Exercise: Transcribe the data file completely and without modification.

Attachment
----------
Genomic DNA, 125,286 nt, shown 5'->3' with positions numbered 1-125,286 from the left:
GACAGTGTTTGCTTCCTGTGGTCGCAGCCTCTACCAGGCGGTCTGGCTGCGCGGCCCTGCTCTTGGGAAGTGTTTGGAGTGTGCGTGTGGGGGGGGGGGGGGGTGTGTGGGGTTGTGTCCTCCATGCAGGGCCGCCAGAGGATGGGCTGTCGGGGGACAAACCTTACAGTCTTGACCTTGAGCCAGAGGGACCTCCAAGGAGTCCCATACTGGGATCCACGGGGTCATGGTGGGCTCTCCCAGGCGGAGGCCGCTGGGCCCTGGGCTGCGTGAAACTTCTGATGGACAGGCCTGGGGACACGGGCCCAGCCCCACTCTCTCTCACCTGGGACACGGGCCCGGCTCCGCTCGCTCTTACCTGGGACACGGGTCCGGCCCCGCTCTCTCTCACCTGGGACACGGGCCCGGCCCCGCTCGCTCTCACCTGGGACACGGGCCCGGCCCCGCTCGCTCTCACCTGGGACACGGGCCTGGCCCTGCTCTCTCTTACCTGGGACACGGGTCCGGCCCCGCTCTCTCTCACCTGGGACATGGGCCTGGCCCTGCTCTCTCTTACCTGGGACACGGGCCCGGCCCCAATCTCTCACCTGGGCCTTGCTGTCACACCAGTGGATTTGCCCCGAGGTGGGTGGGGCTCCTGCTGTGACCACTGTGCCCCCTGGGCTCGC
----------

Genomic DNA, 125,286 nt, shown 5'->3' with positions numbered 1-125,286 from the left:
GACAGTGTTTGCTTCCTGTGGTCGCAGCCTCTACCAGGCGGTCTGGCTGCGCGGCCCTGCTCTTGGGAAGTGTTTGGAGTGTGCGTGTGGGGGGGGGGGGGGGTGTGTGGGGTTGTGTCCTCCATGCAGGGCCGCCAGAGGATGGGCTGTCGGGGGACAAACCTTACAGTCTTGACCTTGAGCCAGAGGGACCTCCAAGGAGTCCCATACTGGGATCCACGGGGTCATGGTGGGCTCTCCCAGGCGGAGGCCGCTGGGCCCTGGGCTGCGTGAAACTTCTGATGGACAGGCCTGGGGACACGGGCCCAGCCCCACTCTCTCTCACCTGGGACACGGGCCCGGCTCCGCTCGCTCTTACCTGGGACACGGGTCCGGCCCCGCTCTCTCTCACCTGGGACACGGGCCCGGCCCCGCTCGCTCTCACCTGGGACACGGGCCCGGCCCCGCTCGCTCTCACCTGGGACACGGGCCTGGCCCTGCTCTCTCTTACCTGGGACACGGGTCCGGCCCCGCTCTCTCTCACCTGGGACATGGGCCTGGCCCTGCTCTCTCTTACCTGGGACACGGGCCCGGCCCCAATCTCTCACCTGGGCCTTGCTGTCACACCAGTGGATTTGCCCCGAGGTGGGTGGGGCTCCTGCTGTGACCACTGTGCCCCCTGGGCTCGC